The Top 10 countries in the Basel Institute AML Index are comprised of European countries and New Zealand.
The worst 10 countries, which also include Haiti, Myanmar, and Cambodia, are almost all from Africa.
Finland, whose FATF assessment was also made public today, tops the list, with Congo coming in last place with an 8.3 out of 10 score for its money laundering risk.
AML/CFT Framework Quality, Corruption and Bribery Risk, Financial Transparency and Standards, Public Transparency and Accountability, and Political and Legal Risk are some of the 18 indicators that countries are evaluated on under the Basel AML Index.
Quality of AML/CFT Framework in a Country, which accounts for 65% of the score, is given the most weight. Countries are evaluated based on their FATF Mutual Evaluation Reports and Follow-up Reports in this category.
In the instance of the Democratic Republic of the Congo, FATF found that the nation's most recent MER "did not demonstrate a good understanding of the Money Laundering/Terrorist Financing risks it faces."
Additionally, nations are rated according to the US State Department's Global Organized Crime Index, Trafficking in Persons Report, and International Narcotics Control Strategy Report.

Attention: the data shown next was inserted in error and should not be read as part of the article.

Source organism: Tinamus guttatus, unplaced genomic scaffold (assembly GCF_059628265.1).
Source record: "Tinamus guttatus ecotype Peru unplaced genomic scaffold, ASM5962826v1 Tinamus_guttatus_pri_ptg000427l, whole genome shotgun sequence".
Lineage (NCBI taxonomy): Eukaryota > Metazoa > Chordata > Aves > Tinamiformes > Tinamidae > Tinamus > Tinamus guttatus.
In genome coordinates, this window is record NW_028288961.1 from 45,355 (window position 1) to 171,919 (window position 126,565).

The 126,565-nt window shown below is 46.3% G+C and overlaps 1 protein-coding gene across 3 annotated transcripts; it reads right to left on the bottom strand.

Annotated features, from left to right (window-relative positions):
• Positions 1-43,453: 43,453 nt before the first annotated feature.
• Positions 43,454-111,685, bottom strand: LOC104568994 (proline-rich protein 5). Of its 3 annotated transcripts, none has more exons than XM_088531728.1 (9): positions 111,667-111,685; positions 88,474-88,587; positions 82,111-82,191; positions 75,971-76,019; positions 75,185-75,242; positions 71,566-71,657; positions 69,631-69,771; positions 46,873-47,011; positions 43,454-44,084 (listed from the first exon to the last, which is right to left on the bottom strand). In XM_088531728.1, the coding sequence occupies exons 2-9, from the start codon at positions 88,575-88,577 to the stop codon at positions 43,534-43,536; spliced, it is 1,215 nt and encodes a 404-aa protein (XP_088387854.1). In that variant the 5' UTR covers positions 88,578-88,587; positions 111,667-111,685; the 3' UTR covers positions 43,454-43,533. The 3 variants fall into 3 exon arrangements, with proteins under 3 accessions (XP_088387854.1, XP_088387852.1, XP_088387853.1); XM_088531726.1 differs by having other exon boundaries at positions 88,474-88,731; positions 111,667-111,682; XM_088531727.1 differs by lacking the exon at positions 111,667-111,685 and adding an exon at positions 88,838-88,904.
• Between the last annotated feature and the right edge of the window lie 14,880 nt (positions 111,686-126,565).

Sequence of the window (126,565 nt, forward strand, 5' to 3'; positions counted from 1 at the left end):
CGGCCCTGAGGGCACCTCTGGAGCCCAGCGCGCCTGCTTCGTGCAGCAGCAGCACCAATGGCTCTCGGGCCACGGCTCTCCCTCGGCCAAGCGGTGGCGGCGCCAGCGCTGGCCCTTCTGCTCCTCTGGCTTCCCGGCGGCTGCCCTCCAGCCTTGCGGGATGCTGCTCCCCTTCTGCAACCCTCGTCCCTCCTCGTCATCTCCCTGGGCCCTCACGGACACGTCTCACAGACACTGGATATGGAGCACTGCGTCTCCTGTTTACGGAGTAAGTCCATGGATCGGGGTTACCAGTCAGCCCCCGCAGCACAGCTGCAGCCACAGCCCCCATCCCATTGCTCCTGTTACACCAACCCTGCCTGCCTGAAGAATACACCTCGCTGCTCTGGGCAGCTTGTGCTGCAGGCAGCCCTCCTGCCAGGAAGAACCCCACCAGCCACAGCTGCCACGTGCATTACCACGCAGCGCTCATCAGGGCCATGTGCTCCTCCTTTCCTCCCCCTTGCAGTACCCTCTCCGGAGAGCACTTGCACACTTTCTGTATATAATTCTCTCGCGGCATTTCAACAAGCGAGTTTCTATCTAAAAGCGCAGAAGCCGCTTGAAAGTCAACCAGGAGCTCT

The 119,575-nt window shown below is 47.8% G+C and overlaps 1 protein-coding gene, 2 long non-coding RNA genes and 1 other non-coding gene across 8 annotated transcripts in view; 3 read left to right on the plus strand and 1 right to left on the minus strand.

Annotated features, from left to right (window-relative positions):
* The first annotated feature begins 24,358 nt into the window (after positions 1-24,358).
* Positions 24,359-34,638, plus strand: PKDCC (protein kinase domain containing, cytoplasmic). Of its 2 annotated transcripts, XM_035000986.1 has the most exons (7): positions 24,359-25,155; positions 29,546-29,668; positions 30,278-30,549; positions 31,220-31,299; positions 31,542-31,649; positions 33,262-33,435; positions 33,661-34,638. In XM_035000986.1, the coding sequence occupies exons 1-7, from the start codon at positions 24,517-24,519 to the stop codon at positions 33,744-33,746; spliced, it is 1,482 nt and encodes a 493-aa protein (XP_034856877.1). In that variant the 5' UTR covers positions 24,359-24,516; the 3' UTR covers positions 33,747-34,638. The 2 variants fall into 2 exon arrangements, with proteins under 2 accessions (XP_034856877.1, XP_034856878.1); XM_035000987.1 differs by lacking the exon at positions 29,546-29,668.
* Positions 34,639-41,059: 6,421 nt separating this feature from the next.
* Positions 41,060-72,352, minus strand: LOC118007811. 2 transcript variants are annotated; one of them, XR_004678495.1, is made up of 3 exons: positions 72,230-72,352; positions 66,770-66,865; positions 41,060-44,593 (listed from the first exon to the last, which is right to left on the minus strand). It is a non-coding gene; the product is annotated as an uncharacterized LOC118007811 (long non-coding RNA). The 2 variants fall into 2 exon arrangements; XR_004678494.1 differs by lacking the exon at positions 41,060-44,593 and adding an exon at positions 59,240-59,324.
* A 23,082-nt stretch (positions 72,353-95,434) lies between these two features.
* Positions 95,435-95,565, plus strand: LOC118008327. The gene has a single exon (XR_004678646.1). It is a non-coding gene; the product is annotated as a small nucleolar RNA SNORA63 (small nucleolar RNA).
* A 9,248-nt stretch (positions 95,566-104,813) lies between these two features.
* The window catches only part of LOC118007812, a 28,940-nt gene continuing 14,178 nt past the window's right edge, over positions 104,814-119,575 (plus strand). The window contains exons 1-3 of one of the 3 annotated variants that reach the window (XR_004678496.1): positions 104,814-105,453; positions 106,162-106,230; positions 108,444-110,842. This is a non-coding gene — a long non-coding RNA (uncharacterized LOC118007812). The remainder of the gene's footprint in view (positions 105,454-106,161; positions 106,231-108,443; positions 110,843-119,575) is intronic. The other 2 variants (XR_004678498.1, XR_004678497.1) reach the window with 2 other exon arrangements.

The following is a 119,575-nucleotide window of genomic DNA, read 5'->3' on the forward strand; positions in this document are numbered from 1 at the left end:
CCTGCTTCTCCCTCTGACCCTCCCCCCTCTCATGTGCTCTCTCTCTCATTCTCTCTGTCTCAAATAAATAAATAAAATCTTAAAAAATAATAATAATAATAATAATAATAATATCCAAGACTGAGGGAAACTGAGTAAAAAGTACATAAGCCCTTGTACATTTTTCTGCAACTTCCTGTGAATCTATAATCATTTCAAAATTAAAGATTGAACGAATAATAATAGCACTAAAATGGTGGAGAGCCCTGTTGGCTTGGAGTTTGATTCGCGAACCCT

These are the top 10 nations:
These are the bottom 10:
Democratic Republic of Congo
France tops the list of countries vying to be the site of the new European AML Authority (AMLA), followed by Latvia (17), Austria (21), Germany (26), and Italy (34th).
The United States is rated 28th, the United Kingdom is ranked 11th, and Mexico is ranked 68th.
The Transparency International Corruption Perceptions Index and TRACE: Bribery Risk Matrix are two additional metrics used by the Basel AML Index to rate nations.
According to the organization, each indicator's scores are gathered and normalized using the "min-max method" into a 0–10 scale, with 10 denoting the highest risk level. The majority of the indicators picked for the index have their own scoring systems.
According to the organization, the Basel AML Index assesses "structural factors by quantifying regulatory, legal political and financial indicators that influence jurisdictions’ vulnerability to ML/TF," and it also uses perception-based metrics like the Transparency International Corruption Perceptions Index.
Finland leads the pack in this year's AML Index with a score of 2.88, followed by Andorra on 2.89 and Sweden on 3.12.
The 11th Public Edition of the Index also shows that there are increased risks in four key categories, including corruption, financial transparency, public transparency, and political/legal risks. The average risk level is 5.25 out of 10, according to the Index.
By fLEXI tEAM